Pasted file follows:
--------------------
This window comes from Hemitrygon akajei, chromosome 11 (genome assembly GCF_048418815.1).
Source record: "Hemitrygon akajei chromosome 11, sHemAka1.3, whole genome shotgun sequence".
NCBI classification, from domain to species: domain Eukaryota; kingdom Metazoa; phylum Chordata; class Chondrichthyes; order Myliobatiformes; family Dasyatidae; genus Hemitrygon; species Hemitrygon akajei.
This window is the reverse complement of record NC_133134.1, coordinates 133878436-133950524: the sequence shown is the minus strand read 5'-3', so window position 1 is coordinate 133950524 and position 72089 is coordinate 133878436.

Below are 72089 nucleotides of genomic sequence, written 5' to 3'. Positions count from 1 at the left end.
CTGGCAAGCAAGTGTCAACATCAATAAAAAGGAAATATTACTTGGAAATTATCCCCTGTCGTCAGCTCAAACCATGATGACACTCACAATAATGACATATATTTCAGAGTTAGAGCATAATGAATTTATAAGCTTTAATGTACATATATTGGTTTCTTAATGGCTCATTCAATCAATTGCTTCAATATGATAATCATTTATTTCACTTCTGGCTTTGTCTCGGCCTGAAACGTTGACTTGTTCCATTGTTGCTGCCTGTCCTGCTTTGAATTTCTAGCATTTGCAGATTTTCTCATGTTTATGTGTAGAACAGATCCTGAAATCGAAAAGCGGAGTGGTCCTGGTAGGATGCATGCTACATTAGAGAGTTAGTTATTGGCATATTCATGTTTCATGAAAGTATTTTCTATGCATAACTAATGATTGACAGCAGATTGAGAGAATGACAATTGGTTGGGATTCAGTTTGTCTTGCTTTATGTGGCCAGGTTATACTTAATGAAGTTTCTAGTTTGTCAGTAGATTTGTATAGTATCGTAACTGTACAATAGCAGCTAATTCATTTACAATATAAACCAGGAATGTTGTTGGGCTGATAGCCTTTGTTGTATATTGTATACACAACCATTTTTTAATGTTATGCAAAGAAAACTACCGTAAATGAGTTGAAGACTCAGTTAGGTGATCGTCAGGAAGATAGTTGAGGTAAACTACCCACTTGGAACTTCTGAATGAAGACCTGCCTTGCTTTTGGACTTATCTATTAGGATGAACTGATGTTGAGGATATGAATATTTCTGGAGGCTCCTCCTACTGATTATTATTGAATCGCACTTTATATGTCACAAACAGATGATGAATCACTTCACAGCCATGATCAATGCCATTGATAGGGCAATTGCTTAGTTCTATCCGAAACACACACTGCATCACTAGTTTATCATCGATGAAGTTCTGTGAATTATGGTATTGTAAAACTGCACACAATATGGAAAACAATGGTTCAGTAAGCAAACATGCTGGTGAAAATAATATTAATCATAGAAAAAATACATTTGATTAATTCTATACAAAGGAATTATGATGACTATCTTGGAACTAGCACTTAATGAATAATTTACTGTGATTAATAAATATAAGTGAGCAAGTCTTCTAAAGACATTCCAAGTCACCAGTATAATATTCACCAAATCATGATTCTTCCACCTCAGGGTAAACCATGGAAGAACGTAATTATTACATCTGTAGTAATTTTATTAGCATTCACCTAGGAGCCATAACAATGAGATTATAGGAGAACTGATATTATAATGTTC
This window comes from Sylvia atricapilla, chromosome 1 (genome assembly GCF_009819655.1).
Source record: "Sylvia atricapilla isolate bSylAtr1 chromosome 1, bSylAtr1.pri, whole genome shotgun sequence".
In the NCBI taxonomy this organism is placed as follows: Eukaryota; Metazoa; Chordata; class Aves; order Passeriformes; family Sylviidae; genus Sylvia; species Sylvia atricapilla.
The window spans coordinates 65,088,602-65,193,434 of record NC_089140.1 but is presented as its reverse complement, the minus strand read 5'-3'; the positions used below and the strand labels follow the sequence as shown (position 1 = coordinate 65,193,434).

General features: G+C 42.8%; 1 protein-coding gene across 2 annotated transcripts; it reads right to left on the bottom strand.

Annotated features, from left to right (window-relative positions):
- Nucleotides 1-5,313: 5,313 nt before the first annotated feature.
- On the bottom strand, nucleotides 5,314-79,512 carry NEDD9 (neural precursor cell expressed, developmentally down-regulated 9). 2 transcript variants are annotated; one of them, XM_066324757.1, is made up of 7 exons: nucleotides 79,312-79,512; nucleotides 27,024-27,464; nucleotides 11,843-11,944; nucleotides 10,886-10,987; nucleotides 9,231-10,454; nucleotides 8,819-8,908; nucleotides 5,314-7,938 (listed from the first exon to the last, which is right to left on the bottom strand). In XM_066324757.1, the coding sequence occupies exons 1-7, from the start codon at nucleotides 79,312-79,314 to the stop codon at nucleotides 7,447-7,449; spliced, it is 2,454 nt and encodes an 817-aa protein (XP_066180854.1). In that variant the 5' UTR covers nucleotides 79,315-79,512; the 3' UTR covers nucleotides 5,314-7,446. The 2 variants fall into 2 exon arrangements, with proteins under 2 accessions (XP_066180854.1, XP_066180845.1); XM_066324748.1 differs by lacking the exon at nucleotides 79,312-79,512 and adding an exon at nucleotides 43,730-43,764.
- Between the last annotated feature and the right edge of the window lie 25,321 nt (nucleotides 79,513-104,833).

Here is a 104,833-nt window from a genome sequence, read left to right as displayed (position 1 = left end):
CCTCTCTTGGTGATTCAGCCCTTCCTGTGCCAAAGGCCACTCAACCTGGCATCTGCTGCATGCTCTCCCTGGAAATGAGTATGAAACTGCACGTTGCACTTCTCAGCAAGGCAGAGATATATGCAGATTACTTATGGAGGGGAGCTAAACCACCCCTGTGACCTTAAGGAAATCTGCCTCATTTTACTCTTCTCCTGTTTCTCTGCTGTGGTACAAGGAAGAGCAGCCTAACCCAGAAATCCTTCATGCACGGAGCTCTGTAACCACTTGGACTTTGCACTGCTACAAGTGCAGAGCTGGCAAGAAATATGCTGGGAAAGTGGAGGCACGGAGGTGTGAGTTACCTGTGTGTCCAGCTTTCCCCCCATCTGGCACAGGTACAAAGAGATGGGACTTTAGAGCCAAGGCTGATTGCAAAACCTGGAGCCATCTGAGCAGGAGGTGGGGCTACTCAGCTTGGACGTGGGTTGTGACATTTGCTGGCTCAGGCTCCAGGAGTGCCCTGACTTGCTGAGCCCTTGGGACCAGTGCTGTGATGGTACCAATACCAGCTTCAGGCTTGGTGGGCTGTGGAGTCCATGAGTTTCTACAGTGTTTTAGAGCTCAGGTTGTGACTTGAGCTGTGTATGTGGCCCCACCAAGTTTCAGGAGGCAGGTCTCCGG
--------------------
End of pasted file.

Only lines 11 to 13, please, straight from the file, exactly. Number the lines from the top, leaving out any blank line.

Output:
General features: G+C 42.8%; 1 protein-coding gene across 2 annotated transcripts; it reads right to left on the bottom strand.

Annotated features, from left to right (window-relative positions):
- Nucleotides 1-5,313: 5,313 nt before the first annotated feature.